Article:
In the course of my trip I met two tour guides who complained about the disappearance of visitors from the U.S. (No. Not from kidnapping.) I met one U.S. tourist down there — an elderly Californian at Paquime. Leafing through their visitor register, I did notice another gringo visiting ten days or so prior to my arrival. At Mata Ortiz, we were hounded by people aggressively pursuing us to buy some exquisite pottery at fire-sale (pardon the pun) prices.
One of the tour guides suggested U.S. tourism was 1% of previous levels. Another suggested a less radical cut. I did a little digging to see if I could find some evidence for what has really happened over the past few years.
Mexican tourism data is now available through a system called Cedoc Virtu@l. I grabbed some data for foreign and domestic arrivals at hotels in Nuevo Casas Grandes (and reported by SECTUR’s DataTur system) and information of total foreign tourist flows to Mexico, which is reported by Banco de Mexico.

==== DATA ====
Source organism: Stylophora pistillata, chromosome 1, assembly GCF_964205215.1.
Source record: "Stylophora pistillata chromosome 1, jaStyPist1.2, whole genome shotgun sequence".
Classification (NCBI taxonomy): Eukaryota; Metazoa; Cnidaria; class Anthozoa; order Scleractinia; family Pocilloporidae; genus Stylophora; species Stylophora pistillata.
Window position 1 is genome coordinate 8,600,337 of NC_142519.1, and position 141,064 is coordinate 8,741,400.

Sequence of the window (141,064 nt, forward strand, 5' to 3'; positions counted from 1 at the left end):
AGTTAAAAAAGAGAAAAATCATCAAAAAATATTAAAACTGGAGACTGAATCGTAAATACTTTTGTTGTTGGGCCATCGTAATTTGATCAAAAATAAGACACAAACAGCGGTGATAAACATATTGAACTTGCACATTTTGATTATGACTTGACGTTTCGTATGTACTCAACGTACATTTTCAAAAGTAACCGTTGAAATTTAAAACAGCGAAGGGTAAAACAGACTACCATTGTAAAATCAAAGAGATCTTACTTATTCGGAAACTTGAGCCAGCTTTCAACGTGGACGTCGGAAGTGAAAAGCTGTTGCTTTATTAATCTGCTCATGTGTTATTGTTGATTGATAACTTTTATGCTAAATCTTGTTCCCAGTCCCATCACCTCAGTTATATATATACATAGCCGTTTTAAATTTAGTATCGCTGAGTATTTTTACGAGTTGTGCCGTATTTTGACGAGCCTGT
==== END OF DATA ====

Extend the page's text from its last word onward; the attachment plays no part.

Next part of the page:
The data suggest the trend in foreign arrivals at Nuevo Casas Grandes hotels is highly correlated with the overall trend in foreign visitors to Mexico, with a correlation coefficient of 95. While they may be correlated, the decline in NCG foreign visitors has been more pronounced, with an annual decline of 17.7% since 2006. In contrast, foreign visitors to all of Mexico (the green line) declined at an annual rate of 4.5%.
With all of the negative publicity about violence along the frontier, this should come as no surprise. Many people near Nuevo Casas Grandes admitted there were problems with violence three years ago — violence which has largely disappeared. The data suggest the world has yet to get out to the rest of the world.
The decline in domestic visitors to Nuevo Casas Grandes since 2008 has been less pronounced. In fact, domestic arrivals at NCG hotels since 2006 have increased at an annualized rate of 0.7%.